Americans love Magic!, Brazilians are hung up on Call Me Maybe and Germans are still singing Hallelujah, according to data revealing which Canadian tracks generated the most money abroad last year.
SOCAN, the union of Canadian songwriters, tallied the royalties distributed to homegrown songwriters based on 2014 numbers, which include airplay and live performances.
In the U.S., the inescapable summer spritzer Rude by Toronto's Magic! led the way, followed by Drake's butter-smooth Hold On, We're Going Home.
Some less-recent hits were also radio staples on the U.S. airwaves.
The Guess Who's strutting American Woman — also notably covered by Lenny Kravitz — stood strong at No. 4, Bryan Adams's Summer of '69 placed sixth, and Tom Cochrane's Life is a Highway cruised into the ninth spot.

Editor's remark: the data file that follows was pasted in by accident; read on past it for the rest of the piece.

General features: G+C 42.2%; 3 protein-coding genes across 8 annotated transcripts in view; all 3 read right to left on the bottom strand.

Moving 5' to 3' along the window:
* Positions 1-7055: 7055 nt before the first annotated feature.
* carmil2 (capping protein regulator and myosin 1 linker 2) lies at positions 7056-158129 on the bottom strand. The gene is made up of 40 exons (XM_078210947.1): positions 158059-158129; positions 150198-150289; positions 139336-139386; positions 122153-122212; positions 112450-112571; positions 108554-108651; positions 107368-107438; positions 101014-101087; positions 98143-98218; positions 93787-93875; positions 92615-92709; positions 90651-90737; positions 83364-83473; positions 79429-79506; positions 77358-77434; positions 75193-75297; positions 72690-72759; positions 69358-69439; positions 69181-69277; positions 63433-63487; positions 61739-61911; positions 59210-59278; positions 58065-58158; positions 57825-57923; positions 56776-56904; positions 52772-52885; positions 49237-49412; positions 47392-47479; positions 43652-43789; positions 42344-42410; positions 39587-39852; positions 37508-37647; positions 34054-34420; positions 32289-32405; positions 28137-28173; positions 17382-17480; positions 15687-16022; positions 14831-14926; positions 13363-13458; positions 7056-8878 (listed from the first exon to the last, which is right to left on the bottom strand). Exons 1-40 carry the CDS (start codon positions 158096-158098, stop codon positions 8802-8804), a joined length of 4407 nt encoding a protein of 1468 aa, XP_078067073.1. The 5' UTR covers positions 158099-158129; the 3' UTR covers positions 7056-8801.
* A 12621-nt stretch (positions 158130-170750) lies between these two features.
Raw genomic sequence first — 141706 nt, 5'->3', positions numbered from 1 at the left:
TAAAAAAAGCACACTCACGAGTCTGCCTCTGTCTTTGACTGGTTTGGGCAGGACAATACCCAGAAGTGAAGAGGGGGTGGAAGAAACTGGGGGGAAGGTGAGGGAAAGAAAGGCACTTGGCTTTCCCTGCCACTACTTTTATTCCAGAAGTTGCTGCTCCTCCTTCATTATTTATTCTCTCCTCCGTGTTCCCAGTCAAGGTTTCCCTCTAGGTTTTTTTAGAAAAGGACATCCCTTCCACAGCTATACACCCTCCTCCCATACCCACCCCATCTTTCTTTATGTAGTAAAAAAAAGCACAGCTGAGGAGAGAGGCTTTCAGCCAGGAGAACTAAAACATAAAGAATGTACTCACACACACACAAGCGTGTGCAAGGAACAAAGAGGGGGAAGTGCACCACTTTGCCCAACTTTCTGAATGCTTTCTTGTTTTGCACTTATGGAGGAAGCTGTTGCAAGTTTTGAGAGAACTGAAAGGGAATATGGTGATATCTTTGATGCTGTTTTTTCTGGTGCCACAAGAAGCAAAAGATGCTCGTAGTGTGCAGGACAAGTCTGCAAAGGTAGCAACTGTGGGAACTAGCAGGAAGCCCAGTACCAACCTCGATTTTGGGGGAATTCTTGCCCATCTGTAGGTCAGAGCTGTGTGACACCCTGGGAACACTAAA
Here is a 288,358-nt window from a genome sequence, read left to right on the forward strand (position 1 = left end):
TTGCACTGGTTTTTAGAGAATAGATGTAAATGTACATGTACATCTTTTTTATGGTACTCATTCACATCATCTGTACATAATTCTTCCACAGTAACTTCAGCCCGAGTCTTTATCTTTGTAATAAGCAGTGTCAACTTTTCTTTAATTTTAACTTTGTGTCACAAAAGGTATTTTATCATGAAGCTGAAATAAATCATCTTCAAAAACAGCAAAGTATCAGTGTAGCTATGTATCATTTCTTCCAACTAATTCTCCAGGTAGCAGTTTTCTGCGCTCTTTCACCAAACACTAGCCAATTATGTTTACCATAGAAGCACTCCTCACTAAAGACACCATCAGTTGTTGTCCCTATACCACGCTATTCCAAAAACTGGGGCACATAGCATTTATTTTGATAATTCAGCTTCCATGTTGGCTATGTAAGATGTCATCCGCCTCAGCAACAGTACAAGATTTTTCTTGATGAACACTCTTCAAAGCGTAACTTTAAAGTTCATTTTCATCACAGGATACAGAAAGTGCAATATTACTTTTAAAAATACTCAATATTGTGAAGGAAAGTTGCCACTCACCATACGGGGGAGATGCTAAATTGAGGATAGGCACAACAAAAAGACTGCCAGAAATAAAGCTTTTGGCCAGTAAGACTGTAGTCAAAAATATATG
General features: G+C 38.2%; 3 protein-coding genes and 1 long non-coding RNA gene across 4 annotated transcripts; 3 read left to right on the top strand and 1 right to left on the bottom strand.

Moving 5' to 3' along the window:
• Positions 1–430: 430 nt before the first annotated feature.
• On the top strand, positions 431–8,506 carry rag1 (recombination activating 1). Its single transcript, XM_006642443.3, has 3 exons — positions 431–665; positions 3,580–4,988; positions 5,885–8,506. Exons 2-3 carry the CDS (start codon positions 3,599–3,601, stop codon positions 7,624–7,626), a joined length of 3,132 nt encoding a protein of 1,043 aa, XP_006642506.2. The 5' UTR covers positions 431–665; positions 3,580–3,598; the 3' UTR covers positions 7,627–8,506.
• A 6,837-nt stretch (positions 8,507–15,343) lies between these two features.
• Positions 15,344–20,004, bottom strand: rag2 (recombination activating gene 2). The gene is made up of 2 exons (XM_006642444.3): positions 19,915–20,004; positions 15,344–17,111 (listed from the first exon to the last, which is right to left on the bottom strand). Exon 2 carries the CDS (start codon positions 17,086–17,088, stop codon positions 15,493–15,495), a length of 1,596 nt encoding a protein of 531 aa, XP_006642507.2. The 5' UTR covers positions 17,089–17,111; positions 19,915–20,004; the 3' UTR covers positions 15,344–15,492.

Summer of '69 managed similarly significant airplay globally, placing sixth in the U.K. and second in Germany, after Leonard Cohen's signature tune Hallelujah.
Alannah Myles's bluesy hit Black Velvet also showed surprising staying power across the pond, ranking as the fifth highest-grossing Canadian song in the U.K. and sixth in Germany.
In France, Claude Dubois's Si dieu existe took top spot, followed by Corneille's Sommets de nos vies and Sebastien Raimbault's Laissez nous vivre.
Nickelback seemed to hold unique sway in Brazil, where their Far Away, How You Remind Me and Photograph occupied Nos. 4 through 6 on the chart. The divisive band's Someday was eighth, and their Savin' Me rounded out the South American country's Top 10.
Meanwhile, only Carly Rae Jepsen's earworm Call Me Maybe managed true ubiquity across the five countries included in the study.
The smash tune was the most lucrative song for a Canadian songwriter in Brazil, ranked third in the U.S., U.K., and Germany, and claimed the fourth spot in France.